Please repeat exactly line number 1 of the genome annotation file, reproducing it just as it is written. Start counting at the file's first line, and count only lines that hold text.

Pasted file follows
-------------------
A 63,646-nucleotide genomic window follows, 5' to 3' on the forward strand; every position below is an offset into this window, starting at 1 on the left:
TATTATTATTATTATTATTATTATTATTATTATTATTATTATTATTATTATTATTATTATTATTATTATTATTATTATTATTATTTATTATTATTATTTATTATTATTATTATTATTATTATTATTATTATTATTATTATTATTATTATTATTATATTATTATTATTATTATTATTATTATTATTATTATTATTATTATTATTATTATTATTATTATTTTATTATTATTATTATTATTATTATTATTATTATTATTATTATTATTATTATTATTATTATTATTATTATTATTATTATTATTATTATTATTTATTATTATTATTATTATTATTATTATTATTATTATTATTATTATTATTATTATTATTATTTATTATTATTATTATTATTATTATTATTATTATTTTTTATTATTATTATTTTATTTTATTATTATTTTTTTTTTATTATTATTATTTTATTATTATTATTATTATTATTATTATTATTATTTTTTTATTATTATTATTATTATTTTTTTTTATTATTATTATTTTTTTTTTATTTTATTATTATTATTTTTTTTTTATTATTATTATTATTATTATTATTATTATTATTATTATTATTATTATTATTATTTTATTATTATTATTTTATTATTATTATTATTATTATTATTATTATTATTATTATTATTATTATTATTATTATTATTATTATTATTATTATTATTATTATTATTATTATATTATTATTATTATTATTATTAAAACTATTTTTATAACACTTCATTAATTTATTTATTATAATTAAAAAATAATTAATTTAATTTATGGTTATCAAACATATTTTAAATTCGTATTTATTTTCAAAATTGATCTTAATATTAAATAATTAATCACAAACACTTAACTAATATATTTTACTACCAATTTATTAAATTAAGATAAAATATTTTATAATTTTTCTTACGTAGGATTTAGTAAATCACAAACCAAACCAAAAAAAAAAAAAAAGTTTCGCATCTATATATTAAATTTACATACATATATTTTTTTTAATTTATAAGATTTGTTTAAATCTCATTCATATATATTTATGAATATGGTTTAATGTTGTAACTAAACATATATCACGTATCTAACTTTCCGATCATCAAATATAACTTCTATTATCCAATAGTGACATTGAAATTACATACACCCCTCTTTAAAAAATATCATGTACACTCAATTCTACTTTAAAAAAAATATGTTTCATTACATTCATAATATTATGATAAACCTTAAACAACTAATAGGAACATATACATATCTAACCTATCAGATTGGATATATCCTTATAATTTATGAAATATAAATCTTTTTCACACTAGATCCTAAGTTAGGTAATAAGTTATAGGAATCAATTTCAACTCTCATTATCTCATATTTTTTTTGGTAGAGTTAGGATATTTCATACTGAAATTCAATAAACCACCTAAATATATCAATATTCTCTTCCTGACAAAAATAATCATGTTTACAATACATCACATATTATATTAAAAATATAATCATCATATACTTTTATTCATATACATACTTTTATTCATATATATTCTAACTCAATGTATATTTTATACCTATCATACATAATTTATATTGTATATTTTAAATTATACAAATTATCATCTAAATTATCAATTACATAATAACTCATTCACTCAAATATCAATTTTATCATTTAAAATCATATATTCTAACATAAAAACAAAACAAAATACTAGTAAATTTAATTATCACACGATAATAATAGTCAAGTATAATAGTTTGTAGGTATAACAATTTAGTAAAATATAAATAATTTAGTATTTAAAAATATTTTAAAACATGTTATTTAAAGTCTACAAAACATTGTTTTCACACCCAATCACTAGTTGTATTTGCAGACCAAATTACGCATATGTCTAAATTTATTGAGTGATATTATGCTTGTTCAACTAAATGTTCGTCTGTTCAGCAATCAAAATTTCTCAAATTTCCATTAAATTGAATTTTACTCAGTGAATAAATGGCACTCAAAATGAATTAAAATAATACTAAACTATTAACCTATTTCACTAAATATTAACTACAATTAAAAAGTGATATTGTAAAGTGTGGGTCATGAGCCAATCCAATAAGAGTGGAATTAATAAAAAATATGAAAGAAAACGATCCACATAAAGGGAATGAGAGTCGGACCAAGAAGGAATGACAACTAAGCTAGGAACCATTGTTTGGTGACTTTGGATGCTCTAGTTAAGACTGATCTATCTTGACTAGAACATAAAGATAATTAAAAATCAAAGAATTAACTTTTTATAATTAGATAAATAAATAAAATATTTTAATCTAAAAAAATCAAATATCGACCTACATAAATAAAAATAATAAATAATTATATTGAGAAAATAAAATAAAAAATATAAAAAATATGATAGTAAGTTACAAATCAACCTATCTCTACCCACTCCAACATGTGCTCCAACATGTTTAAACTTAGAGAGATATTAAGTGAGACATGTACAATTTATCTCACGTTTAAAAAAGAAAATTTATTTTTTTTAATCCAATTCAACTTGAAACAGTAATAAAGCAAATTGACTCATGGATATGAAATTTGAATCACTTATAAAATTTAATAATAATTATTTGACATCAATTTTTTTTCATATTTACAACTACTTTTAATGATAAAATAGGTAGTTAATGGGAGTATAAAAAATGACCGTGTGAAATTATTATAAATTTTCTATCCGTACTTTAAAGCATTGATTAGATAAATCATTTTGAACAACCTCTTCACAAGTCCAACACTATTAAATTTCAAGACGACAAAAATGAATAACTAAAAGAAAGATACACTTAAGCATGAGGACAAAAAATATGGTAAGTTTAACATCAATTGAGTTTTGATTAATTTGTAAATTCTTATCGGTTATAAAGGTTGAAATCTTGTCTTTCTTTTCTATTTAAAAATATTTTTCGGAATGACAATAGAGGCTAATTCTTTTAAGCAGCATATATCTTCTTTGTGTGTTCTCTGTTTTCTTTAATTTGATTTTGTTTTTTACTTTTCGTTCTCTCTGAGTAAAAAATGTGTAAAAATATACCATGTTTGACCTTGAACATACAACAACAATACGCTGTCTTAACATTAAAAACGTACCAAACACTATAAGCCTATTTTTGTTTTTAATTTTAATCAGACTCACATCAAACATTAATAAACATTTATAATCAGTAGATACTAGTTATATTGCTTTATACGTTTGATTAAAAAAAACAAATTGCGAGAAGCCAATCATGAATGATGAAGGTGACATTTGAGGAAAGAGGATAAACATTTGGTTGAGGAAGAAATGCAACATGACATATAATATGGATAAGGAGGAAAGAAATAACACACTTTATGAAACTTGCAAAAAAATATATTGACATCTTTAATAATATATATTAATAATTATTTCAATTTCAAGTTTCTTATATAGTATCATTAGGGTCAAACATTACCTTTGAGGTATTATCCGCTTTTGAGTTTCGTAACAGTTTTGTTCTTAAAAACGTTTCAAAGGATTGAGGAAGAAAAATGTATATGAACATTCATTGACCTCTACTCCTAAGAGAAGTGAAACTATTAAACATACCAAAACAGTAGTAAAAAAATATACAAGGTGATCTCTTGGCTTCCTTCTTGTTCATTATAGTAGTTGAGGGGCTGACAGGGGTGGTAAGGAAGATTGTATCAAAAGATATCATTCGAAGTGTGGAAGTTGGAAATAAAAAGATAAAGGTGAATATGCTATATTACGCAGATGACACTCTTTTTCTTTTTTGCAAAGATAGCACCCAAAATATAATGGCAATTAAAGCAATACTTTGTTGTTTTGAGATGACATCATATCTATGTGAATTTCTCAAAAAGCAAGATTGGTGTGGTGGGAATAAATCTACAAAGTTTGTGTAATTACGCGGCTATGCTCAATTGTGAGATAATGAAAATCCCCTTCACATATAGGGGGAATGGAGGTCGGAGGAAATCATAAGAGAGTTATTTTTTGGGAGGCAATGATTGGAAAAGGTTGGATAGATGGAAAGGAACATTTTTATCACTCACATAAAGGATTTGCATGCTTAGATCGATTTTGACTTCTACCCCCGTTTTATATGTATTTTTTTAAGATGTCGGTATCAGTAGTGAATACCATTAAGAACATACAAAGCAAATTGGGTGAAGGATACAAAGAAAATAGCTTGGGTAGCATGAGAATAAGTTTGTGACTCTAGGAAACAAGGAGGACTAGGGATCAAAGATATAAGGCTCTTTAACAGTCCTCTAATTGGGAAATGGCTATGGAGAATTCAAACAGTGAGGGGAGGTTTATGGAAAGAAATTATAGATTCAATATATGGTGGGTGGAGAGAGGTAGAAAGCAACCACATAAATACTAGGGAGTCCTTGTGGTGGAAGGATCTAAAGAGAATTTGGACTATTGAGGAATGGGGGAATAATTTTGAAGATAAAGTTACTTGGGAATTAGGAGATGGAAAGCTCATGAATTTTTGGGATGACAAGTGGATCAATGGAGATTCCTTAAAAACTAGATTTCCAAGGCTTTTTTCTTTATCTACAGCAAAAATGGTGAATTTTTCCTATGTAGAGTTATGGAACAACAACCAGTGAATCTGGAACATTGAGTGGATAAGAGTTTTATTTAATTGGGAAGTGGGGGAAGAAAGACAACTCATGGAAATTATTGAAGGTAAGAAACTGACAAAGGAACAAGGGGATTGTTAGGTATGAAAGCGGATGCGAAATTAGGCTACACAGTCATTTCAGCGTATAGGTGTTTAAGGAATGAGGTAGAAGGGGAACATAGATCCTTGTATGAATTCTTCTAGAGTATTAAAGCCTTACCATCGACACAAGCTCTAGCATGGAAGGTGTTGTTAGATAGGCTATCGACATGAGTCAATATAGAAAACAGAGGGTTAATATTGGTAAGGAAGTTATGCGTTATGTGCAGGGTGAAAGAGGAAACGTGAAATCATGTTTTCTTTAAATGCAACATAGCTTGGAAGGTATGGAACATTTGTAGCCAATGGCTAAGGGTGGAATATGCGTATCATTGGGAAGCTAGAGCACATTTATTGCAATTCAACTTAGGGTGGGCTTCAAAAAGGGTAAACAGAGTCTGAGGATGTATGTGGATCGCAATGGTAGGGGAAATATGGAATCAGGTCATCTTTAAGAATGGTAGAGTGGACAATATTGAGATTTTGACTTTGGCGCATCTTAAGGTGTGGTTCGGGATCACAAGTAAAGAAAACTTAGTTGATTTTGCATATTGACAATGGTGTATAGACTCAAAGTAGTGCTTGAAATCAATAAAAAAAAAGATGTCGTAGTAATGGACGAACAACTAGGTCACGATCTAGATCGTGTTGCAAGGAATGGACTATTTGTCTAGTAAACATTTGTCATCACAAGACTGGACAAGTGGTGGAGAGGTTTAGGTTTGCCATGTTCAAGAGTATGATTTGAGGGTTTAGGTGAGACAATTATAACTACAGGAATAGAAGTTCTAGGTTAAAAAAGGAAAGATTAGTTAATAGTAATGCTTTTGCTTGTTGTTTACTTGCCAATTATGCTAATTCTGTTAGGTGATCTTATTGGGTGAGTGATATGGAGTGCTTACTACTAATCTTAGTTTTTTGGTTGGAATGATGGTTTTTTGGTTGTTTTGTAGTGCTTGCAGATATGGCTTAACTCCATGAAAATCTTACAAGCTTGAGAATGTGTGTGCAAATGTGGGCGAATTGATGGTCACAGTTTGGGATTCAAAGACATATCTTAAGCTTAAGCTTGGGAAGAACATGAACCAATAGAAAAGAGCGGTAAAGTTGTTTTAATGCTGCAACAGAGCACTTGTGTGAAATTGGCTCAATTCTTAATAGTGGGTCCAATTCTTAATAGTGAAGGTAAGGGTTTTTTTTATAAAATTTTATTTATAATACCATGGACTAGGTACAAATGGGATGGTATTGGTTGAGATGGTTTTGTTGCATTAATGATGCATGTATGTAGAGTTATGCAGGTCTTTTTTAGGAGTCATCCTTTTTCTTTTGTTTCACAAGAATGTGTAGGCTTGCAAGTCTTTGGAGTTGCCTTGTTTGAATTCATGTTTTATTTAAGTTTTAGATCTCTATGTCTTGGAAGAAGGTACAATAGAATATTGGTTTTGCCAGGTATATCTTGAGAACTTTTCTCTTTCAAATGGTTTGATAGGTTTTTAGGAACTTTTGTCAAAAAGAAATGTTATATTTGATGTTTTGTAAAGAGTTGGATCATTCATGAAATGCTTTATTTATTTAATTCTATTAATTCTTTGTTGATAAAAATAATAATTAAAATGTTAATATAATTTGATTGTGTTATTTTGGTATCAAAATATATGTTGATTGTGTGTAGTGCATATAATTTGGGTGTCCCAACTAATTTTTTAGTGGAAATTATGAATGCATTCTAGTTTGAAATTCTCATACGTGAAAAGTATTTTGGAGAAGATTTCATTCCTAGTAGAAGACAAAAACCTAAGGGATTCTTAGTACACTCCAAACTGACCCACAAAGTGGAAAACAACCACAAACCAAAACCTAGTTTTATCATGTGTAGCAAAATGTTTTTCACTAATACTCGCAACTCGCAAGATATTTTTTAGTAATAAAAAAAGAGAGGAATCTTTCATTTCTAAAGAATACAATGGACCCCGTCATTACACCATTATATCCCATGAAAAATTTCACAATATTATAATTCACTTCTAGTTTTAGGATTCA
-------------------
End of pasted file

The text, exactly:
A 63,646-nucleotide genomic window follows, 5' to 3' on the forward strand; every position below is an offset into this window, starting at 1 on the left: